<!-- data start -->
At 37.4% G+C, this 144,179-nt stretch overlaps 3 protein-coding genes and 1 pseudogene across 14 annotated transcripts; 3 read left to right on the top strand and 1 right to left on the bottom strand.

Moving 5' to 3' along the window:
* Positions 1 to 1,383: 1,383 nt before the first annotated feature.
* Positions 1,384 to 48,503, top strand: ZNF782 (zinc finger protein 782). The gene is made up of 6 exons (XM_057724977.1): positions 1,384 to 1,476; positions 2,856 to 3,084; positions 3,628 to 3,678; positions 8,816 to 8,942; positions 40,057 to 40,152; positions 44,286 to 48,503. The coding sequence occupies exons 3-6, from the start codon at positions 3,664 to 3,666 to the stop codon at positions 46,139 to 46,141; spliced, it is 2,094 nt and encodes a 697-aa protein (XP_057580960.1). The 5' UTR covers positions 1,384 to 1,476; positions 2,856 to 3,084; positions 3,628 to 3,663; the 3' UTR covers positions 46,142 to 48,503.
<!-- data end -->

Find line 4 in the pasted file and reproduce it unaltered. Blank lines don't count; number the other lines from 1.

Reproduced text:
* Positions 1,384 to 48,503, top strand: ZNF782 (zinc finger protein 782). The gene is made up of 6 exons (XM_057724977.1): positions 1,384 to 1,476; positions 2,856 to 3,084; positions 3,628 to 3,678; positions 8,816 to 8,942; positions 40,057 to 40,152; positions 44,286 to 48,503. The coding sequence occupies exons 3-6, from the start codon at positions 3,664 to 3,666 to the stop codon at positions 46,139 to 46,141; spliced, it is 2,094 nt and encodes a 697-aa protein (XP_057580960.1). The 5' UTR covers positions 1,384 to 1,476; positions 2,856 to 3,084; positions 3,628 to 3,663; the 3' UTR covers positions 46,142 to 48,503.